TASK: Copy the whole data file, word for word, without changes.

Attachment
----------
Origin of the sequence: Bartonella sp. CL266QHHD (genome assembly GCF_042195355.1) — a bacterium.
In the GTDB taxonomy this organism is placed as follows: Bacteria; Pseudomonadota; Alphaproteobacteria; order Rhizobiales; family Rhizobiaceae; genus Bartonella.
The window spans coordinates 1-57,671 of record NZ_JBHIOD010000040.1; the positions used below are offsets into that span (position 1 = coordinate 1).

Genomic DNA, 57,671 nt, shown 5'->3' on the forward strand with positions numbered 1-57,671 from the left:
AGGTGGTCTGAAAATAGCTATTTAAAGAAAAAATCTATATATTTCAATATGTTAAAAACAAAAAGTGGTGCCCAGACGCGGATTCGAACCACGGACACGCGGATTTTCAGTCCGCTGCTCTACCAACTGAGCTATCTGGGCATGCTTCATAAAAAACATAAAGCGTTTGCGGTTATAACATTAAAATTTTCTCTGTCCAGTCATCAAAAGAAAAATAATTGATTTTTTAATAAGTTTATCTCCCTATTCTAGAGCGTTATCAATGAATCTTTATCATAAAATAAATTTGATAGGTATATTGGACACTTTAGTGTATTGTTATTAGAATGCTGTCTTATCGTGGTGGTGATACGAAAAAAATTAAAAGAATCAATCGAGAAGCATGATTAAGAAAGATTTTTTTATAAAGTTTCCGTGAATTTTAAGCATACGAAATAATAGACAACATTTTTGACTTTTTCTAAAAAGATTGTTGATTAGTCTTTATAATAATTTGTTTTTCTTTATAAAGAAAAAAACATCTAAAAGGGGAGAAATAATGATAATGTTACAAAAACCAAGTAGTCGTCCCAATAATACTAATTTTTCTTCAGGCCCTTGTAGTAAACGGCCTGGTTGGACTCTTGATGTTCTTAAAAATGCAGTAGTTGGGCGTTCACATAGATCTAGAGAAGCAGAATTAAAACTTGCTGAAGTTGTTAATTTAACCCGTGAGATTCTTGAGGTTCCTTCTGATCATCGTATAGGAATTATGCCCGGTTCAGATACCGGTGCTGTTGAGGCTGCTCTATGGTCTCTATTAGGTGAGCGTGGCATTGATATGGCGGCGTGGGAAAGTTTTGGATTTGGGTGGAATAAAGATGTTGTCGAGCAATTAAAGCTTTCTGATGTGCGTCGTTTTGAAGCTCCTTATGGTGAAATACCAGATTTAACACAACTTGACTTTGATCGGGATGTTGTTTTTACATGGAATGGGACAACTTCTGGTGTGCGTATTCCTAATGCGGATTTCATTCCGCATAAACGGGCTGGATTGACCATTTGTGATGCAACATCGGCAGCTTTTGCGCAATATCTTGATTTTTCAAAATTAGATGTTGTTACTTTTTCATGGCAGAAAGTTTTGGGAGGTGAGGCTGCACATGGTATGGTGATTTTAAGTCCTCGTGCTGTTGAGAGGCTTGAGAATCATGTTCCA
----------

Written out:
Origin of the sequence: Bartonella sp. CL266QHHD (genome assembly GCF_042195355.1) — a bacterium.
In the GTDB taxonomy this organism is placed as follows: Bacteria; Pseudomonadota; Alphaproteobacteria; order Rhizobiales; family Rhizobiaceae; genus Bartonella.
The window spans coordinates 1-57,671 of record NZ_JBHIOD010000040.1; the positions used below are offsets into that span (position 1 = coordinate 1).

Genomic DNA, 57,671 nt, shown 5'->3' on the forward strand with positions numbered 1-57,671 from the left:
AGGTGGTCTGAAAATAGCTATTTAAAGAAAAAATCTATATATTTCAATATGTTAAAAACAAAAAGTGGTGCCCAGACGCGGATTCGAACCACGGACACGCGGATTTTCAGTCCGCTGCTCTACCAACTGAGCTATCTGGGCATGCTTCATAAAAAACATAAAGCGTTTGCGGTTATAACATTAAAATTTTCTCTGTCCAGTCATCAAAAGAAAAATAATTGATTTTTTAATAAGTTTATCTCCCTATTCTAGAGCGTTATCAATGAATCTTTATCATAAAATAAATTTGATAGGTATATTGGACACTTTAGTGTATTGTTATTAGAATGCTGTCTTATCGTGGTGGTGATACGAAAAAAATTAAAAGAATCAATCGAGAAGCATGATTAAGAAAGATTTTTTTATAAAGTTTCCGTGAATTTTAAGCATACGAAATAATAGACAACATTTTTGACTTTTTCTAAAAAGATTGTTGATTAGTCTTTATAATAATTTGTTTTTCTTTATAAAGAAAAAAACATCTAAAAGGGGAGAAATAATGATAATGTTACAAAAACCAAGTAGTCGTCCCAATAATACTAATTTTTCTTCAGGCCCTTGTAGTAAACGGCCTGGTTGGACTCTTGATGTTCTTAAAAATGCAGTAGTTGGGCGTTCACATAGATCTAGAGAAGCAGAATTAAAACTTGCTGAAGTTGTTAATTTAACCCGTGAGATTCTTGAGGTTCCTTCTGATCATCGTATAGGAATTATGCCCGGTTCAGATACCGGTGCTGTTGAGGCTGCTCTATGGTCTCTATTAGGTGAGCGTGGCATTGATATGGCGGCGTGGGAAAGTTTTGGATTTGGGTGGAATAAAGATGTTGTCGAGCAATTAAAGCTTTCTGATGTGCGTCGTTTTGAAGCTCCTTATGGTGAAATACCAGATTTAACACAACTTGACTTTGATCGGGATGTTGTTTTTACATGGAATGGGACAACTTCTGGTGTGCGTATTCCTAATGCGGATTTCATTCCGCATAAACGGGCTGGATTGACCATTTGTGATGCAACATCGGCAGCTTTTGCGCAATATCTTGATTTTTCAAAATTAGATGTTGTTACTTTTTCATGGCAGAAAGTTTTGGGAGGTGAGGCTGCACATGGTATGGTGATTTTAAGTCCTCGTGCTGTTGAGAGGCTTGAGAATCATGTTCCA